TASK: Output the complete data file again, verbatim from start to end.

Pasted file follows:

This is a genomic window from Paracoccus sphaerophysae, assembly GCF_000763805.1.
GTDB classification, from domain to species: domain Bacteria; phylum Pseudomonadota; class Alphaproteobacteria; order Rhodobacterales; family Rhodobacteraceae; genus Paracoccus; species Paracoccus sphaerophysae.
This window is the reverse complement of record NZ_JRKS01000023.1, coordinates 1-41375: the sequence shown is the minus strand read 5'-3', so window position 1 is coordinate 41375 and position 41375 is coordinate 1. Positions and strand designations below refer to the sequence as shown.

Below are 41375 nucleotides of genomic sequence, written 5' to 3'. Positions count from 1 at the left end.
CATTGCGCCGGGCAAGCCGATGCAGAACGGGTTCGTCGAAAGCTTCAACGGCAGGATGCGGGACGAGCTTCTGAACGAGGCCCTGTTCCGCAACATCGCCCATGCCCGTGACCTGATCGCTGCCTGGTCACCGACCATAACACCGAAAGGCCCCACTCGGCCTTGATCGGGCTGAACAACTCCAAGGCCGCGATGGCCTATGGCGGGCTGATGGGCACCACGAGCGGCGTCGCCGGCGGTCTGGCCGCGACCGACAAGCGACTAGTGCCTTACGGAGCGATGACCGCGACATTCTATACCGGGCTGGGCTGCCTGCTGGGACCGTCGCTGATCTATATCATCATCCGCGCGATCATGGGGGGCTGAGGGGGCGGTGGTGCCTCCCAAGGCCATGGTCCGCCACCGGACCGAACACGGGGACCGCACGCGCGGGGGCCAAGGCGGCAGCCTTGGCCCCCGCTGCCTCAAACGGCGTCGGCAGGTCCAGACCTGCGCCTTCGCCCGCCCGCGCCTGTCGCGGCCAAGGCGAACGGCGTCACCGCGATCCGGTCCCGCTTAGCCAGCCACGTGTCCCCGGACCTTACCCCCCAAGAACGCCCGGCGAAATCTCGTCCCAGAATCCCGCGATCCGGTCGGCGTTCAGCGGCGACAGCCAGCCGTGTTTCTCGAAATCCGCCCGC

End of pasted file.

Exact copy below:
This is a genomic window from Paracoccus sphaerophysae, assembly GCF_000763805.1.
GTDB classification, from domain to species: domain Bacteria; phylum Pseudomonadota; class Alphaproteobacteria; order Rhodobacterales; family Rhodobacteraceae; genus Paracoccus; species Paracoccus sphaerophysae.
This window is the reverse complement of record NZ_JRKS01000023.1, coordinates 1-41375: the sequence shown is the minus strand read 5'-3', so window position 1 is coordinate 41375 and position 41375 is coordinate 1. Positions and strand designations below refer to the sequence as shown.

Below are 41375 nucleotides of genomic sequence, written 5' to 3'. Positions count from 1 at the left end.
CATTGCGCCGGGCAAGCCGATGCAGAACGGGTTCGTCGAAAGCTTCAACGGCAGGATGCGGGACGAGCTTCTGAACGAGGCCCTGTTCCGCAACATCGCCCATGCCCGTGACCTGATCGCTGCCTGGTCACCGACCATAACACCGAAAGGCCCCACTCGGCCTTGATCGGGCTGAACAACTCCAAGGCCGCGATGGCCTATGGCGGGCTGATGGGCACCACGAGCGGCGTCGCCGGCGGTCTGGCCGCGACCGACAAGCGACTAGTGCCTTACGGAGCGATGACCGCGACATTCTATACCGGGCTGGGCTGCCTGCTGGGACCGTCGCTGATCTATATCATCATCCGCGCGATCATGGGGGGCTGAGGGGGCGGTGGTGCCTCCCAAGGCCATGGTCCGCCACCGGACCGAACACGGGGACCGCACGCGCGGGGGCCAAGGCGGCAGCCTTGGCCCCCGCTGCCTCAAACGGCGTCGGCAGGTCCAGACCTGCGCCTTCGCCCGCCCGCGCCTGTCGCGGCCAAGGCGAACGGCGTCACCGCGATCCGGTCCCGCTTAGCCAGCCACGTGTCCCCGGACCTTACCCCCCAAGAACGCCCGGCGAAATCTCGTCCCAGAATCCCGCGATCCGGTCGGCGTTCAGCGGCGACAGCCAGCCGTGTTTCTCGAAATCCGCCCGC